NPT conference postponed A-bomb survivors: “Will continue to make steady efforts” Hiroshima Governor: “Continue talks for rescheduling”

by Junji Akechi, Staff Writer

Due to the novel coronavirus pandemic, signatory nations to the Treaty on the Non-proliferation of Nuclear Weapons (NPT) have decided to postpone the NPT review conference. The review conference is held every five years, but this year’s, scheduled for between April and May at the United Nations headquarters in New York City, will be put off “until circumstances allow.” On March 28, A-bomb survivors in Hiroshima expressed their disappointment. However, some A-bomb survivors’ groups considered canceling the sending of delegates to the review conference because of the pandemic and have reacted calmly to the news. The conference is reported to be rescheduled for some time by April of next year, with the A-bomb survivors in Hiroshima determined to make a fresh start.

Toshiyuki Mimaki, 78, acting chair of the Hiroshima Prefectural Confederation of A-bomb Sufferers Organizations (Hiroshima Hidankyo, chaired by Sunao Tsuboi) said, “It’s disappointing since we had prepared to communicate in New York our experiences of the atomic bombing. Despite the postponement, we’ll definitely call for the elimination of nuclear weapons there at the next opportunity.” In mid-March, the Japan Confederation of A- and H-Bomb Sufferers Organizations (Nihon Hidankyo, based in Tokyo) decided to cancel the sending of its delegates to the conference. “In consideration of the global situation surrounding the infection’s spread, the decision seemed rather late,” indicated the group.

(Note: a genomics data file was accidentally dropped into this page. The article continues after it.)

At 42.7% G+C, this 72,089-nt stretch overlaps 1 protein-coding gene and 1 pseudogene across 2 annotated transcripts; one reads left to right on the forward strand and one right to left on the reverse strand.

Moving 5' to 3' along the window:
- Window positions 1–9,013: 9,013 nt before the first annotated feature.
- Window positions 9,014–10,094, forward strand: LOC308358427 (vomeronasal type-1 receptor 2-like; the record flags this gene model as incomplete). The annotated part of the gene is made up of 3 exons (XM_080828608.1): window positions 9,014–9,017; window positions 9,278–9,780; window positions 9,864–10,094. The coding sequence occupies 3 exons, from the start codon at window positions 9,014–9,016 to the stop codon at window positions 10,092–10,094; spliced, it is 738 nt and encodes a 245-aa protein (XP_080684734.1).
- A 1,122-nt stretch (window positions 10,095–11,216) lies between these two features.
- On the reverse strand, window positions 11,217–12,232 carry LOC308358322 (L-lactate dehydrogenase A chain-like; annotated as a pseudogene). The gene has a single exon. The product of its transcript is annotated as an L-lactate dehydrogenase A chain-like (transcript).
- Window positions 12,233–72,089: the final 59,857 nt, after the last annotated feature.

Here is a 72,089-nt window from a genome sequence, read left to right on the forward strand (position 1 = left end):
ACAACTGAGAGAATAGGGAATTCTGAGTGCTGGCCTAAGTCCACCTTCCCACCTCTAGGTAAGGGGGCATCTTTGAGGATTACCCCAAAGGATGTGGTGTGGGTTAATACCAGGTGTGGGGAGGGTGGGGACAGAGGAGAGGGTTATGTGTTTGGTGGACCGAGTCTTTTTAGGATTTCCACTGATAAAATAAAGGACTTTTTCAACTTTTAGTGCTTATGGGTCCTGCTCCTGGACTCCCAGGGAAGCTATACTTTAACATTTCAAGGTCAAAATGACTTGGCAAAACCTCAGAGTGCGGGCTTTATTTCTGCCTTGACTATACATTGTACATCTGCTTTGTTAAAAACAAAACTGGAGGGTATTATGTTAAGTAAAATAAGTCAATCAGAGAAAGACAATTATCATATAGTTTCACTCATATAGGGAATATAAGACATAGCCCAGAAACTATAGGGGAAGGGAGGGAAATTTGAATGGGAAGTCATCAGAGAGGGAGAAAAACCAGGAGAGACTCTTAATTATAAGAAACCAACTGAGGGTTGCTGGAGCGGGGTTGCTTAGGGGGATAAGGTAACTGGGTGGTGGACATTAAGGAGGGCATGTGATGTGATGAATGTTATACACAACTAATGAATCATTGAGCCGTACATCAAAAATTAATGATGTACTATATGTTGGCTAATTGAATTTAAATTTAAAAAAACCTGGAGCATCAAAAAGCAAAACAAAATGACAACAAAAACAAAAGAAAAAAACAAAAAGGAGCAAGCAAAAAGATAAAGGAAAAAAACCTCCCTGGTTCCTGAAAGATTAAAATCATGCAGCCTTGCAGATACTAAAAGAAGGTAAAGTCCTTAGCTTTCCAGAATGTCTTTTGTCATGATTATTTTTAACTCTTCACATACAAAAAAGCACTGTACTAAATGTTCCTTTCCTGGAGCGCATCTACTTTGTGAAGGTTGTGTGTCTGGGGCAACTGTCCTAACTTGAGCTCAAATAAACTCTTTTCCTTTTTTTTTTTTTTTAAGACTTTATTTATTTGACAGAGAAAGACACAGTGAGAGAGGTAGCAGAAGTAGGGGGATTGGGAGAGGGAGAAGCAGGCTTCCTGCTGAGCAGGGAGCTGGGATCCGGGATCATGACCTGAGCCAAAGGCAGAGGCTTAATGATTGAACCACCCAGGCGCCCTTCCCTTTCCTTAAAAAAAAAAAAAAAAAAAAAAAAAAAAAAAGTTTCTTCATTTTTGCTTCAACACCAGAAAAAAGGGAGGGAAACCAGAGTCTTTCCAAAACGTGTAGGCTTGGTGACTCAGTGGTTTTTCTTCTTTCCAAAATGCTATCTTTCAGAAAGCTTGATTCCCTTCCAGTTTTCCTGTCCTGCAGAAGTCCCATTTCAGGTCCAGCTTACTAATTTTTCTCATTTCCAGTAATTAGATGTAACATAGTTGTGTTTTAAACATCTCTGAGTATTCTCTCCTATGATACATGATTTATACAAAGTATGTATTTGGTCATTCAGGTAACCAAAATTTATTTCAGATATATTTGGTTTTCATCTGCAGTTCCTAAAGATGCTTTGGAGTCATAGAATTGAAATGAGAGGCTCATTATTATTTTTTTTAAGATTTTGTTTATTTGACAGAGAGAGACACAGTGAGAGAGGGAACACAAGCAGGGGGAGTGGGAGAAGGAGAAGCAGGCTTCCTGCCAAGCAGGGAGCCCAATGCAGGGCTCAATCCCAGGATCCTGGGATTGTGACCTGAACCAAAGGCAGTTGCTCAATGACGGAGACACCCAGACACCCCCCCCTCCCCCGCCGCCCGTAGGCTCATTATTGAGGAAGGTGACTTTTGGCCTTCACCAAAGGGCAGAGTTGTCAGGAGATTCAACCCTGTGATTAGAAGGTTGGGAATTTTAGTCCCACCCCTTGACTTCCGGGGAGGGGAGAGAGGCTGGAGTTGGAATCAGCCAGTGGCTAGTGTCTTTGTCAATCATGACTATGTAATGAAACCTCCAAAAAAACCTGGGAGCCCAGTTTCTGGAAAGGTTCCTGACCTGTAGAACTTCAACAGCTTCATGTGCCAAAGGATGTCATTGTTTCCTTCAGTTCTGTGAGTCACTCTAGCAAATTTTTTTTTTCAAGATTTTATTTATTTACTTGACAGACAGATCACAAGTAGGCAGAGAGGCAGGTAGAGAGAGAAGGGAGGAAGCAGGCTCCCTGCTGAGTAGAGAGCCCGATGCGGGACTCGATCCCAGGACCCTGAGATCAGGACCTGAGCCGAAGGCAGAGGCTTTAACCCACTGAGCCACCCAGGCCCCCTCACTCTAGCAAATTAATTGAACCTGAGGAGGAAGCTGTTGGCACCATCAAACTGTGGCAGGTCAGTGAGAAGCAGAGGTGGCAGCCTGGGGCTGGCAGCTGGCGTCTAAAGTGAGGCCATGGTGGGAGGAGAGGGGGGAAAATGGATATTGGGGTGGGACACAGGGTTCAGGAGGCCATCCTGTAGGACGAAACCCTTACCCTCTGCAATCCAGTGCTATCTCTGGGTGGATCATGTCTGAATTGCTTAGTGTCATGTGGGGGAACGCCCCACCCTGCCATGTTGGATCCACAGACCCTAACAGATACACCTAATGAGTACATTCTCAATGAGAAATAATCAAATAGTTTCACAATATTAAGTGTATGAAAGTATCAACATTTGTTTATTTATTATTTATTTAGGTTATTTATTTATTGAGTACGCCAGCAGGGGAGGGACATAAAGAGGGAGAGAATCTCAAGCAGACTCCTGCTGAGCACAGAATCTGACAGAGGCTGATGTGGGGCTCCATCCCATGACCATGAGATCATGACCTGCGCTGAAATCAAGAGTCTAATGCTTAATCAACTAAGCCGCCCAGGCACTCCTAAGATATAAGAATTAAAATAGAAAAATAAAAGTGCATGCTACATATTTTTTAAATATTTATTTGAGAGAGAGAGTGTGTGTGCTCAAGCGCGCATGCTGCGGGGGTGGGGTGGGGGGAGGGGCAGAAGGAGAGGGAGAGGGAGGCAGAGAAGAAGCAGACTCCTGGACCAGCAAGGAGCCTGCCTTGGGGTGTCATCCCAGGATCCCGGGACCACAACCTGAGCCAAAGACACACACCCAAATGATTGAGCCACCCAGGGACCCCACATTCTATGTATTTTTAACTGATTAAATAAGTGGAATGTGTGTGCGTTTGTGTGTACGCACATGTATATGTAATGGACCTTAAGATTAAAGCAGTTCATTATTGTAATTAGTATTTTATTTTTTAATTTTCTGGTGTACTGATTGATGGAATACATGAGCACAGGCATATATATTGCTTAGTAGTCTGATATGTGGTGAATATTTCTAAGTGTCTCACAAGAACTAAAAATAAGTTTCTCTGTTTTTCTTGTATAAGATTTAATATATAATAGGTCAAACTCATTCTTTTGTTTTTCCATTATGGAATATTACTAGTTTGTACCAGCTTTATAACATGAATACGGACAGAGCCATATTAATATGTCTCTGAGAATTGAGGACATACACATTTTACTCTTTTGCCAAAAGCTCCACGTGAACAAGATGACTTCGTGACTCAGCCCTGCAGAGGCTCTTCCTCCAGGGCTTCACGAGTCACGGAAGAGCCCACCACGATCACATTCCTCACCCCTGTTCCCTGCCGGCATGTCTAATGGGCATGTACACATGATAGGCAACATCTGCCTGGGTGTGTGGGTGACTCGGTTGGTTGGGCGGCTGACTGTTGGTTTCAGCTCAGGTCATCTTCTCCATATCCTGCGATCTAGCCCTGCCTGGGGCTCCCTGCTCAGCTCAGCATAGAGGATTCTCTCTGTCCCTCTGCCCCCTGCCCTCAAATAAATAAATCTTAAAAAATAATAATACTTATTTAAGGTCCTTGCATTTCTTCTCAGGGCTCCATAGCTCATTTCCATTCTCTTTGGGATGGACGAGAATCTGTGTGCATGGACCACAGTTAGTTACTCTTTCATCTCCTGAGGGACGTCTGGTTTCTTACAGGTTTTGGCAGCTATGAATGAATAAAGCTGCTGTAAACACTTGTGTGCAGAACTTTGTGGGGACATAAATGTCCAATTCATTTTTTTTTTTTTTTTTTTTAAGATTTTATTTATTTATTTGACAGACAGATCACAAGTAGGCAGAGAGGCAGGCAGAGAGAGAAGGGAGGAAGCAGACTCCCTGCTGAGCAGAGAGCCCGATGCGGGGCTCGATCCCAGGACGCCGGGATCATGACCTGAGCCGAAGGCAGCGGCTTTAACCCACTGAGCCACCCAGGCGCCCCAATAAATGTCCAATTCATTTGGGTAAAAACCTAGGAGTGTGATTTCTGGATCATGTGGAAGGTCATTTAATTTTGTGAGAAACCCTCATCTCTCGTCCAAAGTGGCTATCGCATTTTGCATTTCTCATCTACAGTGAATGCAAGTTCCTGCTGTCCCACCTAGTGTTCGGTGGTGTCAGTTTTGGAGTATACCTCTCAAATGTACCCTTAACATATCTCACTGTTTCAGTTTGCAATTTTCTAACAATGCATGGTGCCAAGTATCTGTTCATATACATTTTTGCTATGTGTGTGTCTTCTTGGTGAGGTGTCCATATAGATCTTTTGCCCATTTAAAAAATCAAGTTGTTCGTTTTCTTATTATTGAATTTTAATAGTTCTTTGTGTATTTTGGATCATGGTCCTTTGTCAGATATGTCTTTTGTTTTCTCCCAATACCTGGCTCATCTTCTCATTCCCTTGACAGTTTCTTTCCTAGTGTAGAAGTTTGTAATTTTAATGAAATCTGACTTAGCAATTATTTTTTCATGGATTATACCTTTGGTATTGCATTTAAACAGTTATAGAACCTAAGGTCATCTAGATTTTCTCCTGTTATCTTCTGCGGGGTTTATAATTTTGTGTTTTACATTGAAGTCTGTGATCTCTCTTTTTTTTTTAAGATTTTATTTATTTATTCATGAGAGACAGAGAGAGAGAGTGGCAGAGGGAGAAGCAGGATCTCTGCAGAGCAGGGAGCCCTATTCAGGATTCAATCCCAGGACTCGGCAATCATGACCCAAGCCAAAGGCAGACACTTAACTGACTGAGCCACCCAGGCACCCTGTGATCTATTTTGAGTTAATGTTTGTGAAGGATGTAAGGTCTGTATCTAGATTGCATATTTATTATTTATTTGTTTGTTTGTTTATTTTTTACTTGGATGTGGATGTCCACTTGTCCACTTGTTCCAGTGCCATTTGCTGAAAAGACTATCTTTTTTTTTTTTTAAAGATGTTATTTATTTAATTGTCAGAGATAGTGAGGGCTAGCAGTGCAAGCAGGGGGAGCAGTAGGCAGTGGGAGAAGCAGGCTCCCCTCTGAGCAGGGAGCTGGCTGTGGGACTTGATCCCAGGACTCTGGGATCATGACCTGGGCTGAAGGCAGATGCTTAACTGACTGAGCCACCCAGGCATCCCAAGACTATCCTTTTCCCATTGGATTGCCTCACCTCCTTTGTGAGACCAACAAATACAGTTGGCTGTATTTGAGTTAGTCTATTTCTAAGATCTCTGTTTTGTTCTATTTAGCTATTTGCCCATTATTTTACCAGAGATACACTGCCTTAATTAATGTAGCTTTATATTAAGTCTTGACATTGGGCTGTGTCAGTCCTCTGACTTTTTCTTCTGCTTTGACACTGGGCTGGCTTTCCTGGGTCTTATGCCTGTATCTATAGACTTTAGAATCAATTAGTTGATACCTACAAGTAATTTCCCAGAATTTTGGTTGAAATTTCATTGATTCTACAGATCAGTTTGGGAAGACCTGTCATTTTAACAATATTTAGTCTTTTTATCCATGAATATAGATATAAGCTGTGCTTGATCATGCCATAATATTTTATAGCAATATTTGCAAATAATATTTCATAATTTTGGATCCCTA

Expectations were high for a difficult review conference this year, with heated confrontations expected between such member states as the United States and Russia. The Treaty on the Prohibition of Nuclear Weapons has been one of the subjects of disagreement between nuclear- and non-nuclear weapon states. The treaty was adopted at the United Nations in July 2017 and has been ratified by 36 countries and regions. Countries and non-governmental organizations that promote the treaty have enhanced their efforts to effect the agreement by the end of the year.

Kazuo Okoshi, 79, secretary general of the other Hiroshima Hidankyo, chaired by Kunihiko Sakuma, said, “If the nuclear ban treaty took effect during the postponement, the review conference would enter a new phase. We will continue to make steady efforts and heighten public opinion for effectuation of the treaty.”

“This was an unavoidable decision,” said Hiroshima Prefecture Governor Hidehiko Yuzaki. “But this year marks the 75th anniversary of the atomic bombing, and as such it is truly regrettable that A-bomb survivors have lost the opportunity to convey their message that nuclear weapons should be eliminated as soon as possible.” He also expressed his hope that the coronavirus infection would soon calm down and his request that governments of the signatory states “continue talks for rescheduling the conference and make efforts to produce tangible results in nuclear arms reduction.”

(Originally published on March 29, 2020)